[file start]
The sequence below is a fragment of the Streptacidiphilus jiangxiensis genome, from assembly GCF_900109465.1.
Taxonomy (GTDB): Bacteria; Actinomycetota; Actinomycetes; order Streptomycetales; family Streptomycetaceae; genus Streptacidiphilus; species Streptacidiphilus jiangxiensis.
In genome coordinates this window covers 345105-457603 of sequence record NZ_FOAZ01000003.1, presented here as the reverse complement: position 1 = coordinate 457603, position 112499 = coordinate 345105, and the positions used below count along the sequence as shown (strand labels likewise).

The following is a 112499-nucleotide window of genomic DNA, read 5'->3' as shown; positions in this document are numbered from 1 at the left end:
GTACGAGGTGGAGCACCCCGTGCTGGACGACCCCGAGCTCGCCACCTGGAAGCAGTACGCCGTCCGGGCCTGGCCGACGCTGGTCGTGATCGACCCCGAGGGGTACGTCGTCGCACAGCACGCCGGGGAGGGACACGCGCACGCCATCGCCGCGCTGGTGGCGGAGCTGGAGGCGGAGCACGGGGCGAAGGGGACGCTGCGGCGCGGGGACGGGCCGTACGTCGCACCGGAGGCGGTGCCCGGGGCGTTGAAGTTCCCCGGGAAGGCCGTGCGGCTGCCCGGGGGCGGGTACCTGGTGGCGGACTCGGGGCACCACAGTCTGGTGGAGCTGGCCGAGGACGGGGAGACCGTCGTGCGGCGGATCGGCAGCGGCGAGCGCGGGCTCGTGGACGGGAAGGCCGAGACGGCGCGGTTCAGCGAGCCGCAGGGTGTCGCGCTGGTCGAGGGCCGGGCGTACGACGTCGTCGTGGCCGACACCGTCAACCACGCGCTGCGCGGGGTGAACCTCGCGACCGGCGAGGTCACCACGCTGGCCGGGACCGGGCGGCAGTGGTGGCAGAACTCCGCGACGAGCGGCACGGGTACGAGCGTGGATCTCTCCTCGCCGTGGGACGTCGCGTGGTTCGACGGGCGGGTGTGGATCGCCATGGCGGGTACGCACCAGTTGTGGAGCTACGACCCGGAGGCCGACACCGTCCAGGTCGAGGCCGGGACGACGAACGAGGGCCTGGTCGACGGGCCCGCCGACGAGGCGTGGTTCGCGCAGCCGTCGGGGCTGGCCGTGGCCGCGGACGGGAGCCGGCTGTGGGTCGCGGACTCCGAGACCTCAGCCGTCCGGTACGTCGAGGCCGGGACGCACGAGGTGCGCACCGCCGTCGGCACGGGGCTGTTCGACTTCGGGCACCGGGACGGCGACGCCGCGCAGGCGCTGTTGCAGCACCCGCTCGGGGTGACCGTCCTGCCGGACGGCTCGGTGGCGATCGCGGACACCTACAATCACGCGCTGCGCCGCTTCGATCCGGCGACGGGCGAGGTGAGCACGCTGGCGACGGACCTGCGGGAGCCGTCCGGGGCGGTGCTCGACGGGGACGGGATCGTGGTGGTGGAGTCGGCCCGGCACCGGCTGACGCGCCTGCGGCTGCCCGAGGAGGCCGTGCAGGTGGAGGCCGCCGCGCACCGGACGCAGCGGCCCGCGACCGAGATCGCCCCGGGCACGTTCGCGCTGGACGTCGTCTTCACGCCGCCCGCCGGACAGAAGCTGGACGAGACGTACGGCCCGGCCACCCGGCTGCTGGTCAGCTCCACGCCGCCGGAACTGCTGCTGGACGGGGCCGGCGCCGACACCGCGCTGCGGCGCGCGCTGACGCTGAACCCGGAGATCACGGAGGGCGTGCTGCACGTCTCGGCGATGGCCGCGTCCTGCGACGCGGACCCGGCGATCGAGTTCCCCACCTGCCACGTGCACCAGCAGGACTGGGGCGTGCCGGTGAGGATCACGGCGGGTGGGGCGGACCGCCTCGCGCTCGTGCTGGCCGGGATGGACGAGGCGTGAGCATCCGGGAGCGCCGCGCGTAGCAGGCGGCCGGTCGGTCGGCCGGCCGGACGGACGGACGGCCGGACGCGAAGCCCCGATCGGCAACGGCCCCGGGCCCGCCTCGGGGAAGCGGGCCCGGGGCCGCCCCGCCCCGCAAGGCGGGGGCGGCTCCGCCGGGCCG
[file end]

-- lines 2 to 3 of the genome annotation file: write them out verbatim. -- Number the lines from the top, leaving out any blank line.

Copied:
Taxonomy (GTDB): Bacteria; Actinomycetota; Actinomycetes; order Streptomycetales; family Streptomycetaceae; genus Streptacidiphilus; species Streptacidiphilus jiangxiensis.
In genome coordinates this window covers 345105-457603 of sequence record NZ_FOAZ01000003.1, presented here as the reverse complement: position 1 = coordinate 457603, position 112499 = coordinate 345105, and the positions used below count along the sequence as shown (strand labels likewise).